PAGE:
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The Jefferson Bible


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I just read a most interesting book, borrowed from the local public library. We are very fortunate in that we have a very good public library. Whoever buys books consistently purchases books related to religion and/or related topics and there is always a group of ten to twenty new books available (index #’s 200 to 300) and there does not seem to be a bias in their selection. The Smithsonian Edition of The Jefferson Bible (index # 226) is part of this group.




In the book published by the Smithsonian Institution (which includes Jefferson’s edition of the bible in four languages – Greek, Hebrew, Latin and English) there is an introduction written by Harry R. Rubenstein and Barbara Clark Smith which tells of Thomas Jefferson’s efforts to edit the bible – it was evidently not an easy process, but he got it done after he retired from politics. Mr. Jefferson called it: “The Life and Morals of Jesus of Nazareth Extracted Textually from the Gospels in Greek, Latin, French & English.”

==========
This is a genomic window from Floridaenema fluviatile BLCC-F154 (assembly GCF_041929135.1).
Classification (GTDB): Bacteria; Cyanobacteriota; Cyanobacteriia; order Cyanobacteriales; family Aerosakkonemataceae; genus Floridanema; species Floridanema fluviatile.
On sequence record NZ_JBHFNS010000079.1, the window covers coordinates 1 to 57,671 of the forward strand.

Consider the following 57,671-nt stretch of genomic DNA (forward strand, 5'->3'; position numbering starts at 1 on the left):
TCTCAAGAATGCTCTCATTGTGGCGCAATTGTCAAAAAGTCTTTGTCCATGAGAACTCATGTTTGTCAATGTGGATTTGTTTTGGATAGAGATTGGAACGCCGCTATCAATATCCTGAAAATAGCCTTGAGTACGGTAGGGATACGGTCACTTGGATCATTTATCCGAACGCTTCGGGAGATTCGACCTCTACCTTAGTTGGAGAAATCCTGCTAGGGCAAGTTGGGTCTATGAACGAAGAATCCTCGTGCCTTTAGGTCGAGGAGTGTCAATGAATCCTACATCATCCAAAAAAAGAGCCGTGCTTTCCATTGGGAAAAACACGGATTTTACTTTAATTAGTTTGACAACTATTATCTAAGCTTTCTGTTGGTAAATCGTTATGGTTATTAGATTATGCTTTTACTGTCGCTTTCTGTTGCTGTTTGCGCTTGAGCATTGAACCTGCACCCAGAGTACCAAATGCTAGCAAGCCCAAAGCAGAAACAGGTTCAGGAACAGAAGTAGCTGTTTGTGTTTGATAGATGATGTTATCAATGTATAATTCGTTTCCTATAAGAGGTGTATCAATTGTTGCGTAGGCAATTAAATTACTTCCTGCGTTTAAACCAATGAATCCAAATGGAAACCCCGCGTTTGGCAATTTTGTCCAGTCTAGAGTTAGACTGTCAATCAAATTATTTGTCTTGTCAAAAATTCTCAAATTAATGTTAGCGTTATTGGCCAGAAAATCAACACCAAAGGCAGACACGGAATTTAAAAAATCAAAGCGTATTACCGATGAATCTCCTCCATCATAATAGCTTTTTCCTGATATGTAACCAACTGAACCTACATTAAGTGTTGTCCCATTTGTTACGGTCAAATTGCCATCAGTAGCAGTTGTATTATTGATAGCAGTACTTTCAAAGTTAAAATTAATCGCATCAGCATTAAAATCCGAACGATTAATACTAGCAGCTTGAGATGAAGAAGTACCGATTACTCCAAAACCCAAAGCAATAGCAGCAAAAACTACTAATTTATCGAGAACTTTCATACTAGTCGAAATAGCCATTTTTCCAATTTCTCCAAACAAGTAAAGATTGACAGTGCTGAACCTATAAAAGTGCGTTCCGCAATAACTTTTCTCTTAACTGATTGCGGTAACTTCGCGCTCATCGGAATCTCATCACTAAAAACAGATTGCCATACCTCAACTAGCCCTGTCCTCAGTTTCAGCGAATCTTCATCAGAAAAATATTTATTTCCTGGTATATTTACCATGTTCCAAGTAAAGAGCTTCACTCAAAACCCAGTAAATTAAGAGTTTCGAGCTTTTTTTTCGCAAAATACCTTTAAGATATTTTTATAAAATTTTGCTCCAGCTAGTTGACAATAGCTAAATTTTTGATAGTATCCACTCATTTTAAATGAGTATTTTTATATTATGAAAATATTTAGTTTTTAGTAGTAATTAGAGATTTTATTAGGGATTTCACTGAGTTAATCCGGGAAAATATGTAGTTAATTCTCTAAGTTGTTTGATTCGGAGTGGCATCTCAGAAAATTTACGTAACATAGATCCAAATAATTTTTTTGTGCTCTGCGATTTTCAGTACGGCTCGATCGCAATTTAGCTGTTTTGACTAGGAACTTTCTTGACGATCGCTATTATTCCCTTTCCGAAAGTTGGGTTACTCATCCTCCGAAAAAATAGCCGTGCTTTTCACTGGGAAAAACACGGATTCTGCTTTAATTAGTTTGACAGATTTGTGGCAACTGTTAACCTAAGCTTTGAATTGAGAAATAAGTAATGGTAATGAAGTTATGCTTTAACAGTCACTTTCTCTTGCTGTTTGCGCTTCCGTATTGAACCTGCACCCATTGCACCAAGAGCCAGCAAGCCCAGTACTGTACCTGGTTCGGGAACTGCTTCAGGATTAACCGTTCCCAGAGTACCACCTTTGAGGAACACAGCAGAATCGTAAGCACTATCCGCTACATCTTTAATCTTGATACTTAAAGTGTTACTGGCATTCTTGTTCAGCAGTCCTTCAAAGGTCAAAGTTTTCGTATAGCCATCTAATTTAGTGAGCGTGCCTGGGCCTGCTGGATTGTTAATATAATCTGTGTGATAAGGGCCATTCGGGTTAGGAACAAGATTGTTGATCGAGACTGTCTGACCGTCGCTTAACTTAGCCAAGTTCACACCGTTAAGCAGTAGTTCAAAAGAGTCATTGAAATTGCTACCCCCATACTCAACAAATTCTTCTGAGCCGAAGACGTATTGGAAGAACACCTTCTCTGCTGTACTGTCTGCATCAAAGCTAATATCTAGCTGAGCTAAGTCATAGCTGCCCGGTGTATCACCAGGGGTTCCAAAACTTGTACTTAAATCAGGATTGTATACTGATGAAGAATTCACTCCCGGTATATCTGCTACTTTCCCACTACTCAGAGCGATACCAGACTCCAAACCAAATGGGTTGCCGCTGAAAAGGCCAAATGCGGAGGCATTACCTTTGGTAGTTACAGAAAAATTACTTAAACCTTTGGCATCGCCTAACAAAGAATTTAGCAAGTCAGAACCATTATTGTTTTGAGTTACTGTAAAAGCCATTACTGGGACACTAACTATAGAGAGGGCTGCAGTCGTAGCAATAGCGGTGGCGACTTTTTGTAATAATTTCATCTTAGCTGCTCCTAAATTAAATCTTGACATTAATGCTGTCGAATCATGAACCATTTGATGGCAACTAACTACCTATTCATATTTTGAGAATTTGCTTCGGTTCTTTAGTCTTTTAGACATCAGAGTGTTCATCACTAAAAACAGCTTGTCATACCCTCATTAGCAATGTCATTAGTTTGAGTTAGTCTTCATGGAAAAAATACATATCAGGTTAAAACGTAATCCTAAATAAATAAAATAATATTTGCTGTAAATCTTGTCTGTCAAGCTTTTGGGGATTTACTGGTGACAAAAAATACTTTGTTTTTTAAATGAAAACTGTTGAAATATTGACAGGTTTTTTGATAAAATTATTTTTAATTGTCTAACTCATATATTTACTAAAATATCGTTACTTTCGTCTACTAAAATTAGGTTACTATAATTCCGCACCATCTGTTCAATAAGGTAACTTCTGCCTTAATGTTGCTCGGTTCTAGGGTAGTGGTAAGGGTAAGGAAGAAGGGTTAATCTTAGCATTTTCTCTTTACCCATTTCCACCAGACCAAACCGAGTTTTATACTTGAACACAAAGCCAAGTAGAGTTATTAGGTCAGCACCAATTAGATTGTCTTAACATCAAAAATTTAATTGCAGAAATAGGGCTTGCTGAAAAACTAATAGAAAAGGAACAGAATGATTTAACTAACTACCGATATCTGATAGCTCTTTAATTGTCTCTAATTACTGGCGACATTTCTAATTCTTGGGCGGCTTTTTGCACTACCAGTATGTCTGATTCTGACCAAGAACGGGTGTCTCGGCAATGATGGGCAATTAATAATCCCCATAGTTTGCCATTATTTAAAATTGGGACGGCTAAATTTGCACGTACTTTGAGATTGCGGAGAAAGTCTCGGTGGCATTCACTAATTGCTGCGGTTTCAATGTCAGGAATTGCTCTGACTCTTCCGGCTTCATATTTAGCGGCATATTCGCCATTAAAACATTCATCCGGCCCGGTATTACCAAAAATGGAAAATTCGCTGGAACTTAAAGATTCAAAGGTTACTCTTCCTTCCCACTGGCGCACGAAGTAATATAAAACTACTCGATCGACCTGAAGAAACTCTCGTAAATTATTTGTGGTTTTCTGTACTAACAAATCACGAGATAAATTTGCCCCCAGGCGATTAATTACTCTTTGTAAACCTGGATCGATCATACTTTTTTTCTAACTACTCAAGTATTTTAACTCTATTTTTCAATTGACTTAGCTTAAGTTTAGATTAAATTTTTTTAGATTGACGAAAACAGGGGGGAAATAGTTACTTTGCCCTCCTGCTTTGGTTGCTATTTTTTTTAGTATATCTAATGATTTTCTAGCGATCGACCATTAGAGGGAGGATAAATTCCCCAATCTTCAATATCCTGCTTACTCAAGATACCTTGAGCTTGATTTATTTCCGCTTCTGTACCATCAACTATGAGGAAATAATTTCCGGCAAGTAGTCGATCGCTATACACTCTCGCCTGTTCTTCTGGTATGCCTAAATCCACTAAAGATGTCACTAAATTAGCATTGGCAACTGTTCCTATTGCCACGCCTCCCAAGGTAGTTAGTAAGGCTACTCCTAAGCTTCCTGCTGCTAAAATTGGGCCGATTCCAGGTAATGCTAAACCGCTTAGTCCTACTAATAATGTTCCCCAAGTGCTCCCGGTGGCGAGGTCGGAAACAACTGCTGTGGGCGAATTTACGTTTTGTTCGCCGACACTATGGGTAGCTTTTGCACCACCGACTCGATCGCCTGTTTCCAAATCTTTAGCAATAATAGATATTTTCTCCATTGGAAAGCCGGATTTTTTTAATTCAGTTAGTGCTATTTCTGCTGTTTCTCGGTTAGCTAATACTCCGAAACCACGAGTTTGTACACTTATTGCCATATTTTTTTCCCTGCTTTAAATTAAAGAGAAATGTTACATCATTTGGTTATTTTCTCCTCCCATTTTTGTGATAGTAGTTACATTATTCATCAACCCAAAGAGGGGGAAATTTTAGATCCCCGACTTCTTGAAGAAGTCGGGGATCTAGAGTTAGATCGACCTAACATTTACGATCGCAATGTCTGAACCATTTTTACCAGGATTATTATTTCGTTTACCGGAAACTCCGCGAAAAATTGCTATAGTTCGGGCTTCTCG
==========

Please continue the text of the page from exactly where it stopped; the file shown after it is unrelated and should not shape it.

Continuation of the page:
The introduction states: “Nonetheless, the completed work reflects the goals that Jefferson had set out to accomplish. Left behind in the source material were those elements that he could not support through reason, that he believed were later embellishments, or that seemed superfluous or repetitious across the Four Evangelists’ accounts. Absent are the annunciation, the resurrection, the water being turned into wine, and the multitudes fed on five loaves of bread and two fishes. It essentially offers what the title indicates: a distillation of the teachings of Jesus the moral reformer, combined with what Jefferson accepted as the historical facts pertaining to Jesus the man.”


Another part of the introduction told of the relationship of Jefferson and John Adams in their retirement years: The two men found distance from their earlier partisan conflicts and substantial commonality in their views. Adams shared Jefferson’s concern about the continuing influence of the wealthy and well-born: “Your aristocrats are the most difficult animals to manage of anything in the whole theory and practice of government. They will not suffer themselves to be governed. They not only exert all their own subtlety, Industry and courage, but they employ the commonality to knock to pieces every plan and model that the most honest architects in legislation can invent to keep them within bounds.”


Does John Adams’ opinion sound familiar?

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